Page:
Friday, March 10, 2023

Book Stack ~ February 2023

 A monthly post about what I've been reading.

Somewhere I saw a list called "Books that Don't Bum You Out," and when next February comes around, I'm going to find that list, because last month I read a lot of downers. February is not a month for books that bum you out; it's a month that requires all of the artificial means of mood elevation available. First, let's talk about the happy pill books I read.

Fun Fiction
I started the month by finishing off the stack of Barbara Michaels books of suspense I had ordered in January: The Grey Beginning and The Master of Blacktower, both delightfully gothic, with one contemporary and the other Victorian (sometimes I think I don't want to read a Victorian gothic, but I always end up enjoying myself when I do). I then threw in an Elizabeth Peters--The Copenhagen Connection--just for fun. This one's a caper, and while I don't know all the conventions of that genre, I'm pretty sure an element of the ridiculous is requisite, and this one had it in spades. I then read an Anne Hillerman my mom sent, The Tale Teller. While it's been a long time since I've ready anything by Tony Hillerman, and while the story was good, I don't think the writing quite stood up to her father's. There seemed to be a lot of banal dialogue that didn't serve the story. I'm also more aware of, and uncomfortable about, cultural appropriation than I was last time I read a Joe Leaphorn (detective) book. So I'm on the fence about this one. Finally, at the end of the month, I read another Barbara Michaels Victorian gothic, Black Rainbow (because once I remembered I liked Victorian gothic, I decided to keep going with the theme), as a palate cleanser after the heavy reads below.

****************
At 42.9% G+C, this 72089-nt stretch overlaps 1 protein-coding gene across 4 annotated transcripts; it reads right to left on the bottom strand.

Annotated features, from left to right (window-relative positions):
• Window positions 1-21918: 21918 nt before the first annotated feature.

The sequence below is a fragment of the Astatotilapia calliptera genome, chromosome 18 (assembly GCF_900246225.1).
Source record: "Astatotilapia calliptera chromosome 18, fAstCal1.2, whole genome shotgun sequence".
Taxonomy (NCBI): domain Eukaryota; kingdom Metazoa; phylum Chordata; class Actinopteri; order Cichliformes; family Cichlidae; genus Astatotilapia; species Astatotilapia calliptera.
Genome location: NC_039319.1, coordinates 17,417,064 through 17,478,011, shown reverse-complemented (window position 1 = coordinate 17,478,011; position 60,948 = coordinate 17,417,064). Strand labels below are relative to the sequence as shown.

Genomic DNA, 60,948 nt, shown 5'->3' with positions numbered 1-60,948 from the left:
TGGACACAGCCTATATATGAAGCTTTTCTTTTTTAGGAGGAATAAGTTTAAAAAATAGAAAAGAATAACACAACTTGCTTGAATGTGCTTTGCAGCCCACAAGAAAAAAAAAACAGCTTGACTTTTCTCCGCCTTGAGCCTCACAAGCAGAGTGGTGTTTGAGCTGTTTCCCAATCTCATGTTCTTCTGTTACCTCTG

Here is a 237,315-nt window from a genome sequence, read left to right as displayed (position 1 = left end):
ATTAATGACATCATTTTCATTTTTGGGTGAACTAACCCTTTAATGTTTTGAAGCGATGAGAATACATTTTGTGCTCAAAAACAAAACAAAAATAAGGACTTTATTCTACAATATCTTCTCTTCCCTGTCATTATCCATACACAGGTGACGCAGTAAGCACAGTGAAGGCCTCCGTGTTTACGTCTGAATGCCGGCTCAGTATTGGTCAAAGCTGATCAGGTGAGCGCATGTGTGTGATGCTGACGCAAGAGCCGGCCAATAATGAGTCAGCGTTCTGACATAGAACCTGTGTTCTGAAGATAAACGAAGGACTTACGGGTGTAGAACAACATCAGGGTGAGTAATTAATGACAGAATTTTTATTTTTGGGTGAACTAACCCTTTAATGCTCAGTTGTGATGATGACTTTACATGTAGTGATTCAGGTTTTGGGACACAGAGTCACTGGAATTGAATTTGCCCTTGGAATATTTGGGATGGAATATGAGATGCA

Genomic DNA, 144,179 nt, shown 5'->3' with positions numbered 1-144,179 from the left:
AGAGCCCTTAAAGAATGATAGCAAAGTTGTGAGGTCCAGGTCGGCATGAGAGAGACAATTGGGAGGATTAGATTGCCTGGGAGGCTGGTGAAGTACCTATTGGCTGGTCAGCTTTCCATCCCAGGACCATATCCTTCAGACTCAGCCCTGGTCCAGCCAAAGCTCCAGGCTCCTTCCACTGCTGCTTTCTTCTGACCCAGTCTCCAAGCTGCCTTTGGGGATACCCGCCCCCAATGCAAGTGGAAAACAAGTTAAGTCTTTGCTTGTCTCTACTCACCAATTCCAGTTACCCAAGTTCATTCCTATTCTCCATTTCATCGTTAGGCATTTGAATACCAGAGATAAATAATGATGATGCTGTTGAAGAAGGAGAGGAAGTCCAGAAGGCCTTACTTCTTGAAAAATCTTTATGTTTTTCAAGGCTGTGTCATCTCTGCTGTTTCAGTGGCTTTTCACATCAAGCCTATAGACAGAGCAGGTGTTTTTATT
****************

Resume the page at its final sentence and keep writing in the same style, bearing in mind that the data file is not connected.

Heavy Fiction
The New Wilderness, by Diane Cook. In a post-apocalyptic world, a small group of people is sent to live in a manufactured "wilderness" and observed by the state to see how they fare. Lovely writing, beautiful exploration of mother-daughter relationships, interesting concepts, but just generally grim. I don't know if the idea of post-apocalyptic writing is to warn of coming dangers or concede defeat before it's even happened, but it kinda feels like the latter to me. 

The School for Good Mothers, by Jessamyn Chan. Not post-apocalyptic, but speculative, about women who make mistakes (ranging from momentarily lapses of attention to outright abuse) as parents being sent to a prison-like environment to "learn" to be good mothers (i.e., boundlessly self-sacrificing) by taking care of creepy robot dolls. Also grim, mainly in the way it so expertly reflected society's impossible expectations of mothers (and double standard with regard to fathers). But the ending was, if not redemptive, very satisfying.

We All Want Impossible Things, by Catherine Newman. A woman watches her best friend die in hospice and makes, shall we say, questionable behavior choices. This one contains all of the signature Catherine Newman humor and cooking and unbelievably generous and cheerfully self-sacrificing adults and funny, quirky, loving children of her nonfiction (somehow these traits are less believable in fiction than nonfiction--I mean, an ex-husband who comes over and cooks every night?). But there's only one way a hospice novel can end, so definitely a book that will bum you out.


I'm still working my way through Louise Dickinson Rich (I won't read it all--she wrote a LOT, and I'm not terribly interested in her fiction), and read Only Parent, about life raising her two kids after her husband, Ralph, died suddenly. It's an interesting topic for the time, when divorce was less common and less commonly accepted. And while she mentions the ways life is made more challenging by the lack of a second adult in the house, it's not a woe-is-me tale, but rather another series of her funny and prescient observations of everyday life. Definitely not a bummer.

Inciting Joy, by Ross Gay. I was expecting more of The Book of Delights, but the essays in Inciting Joy are much longer (and more discursive; in some the parenthetical asides and footnotes run as long as the main text) and cover much heavier topics, although they may start from a benign subject like music, basketball, or gardening. I'm actually still mulling this one over, a few weeks after having finished, not entirely sure what to think, and I'll probably dive back in and read it again a time or two in order to fully grasp it all.

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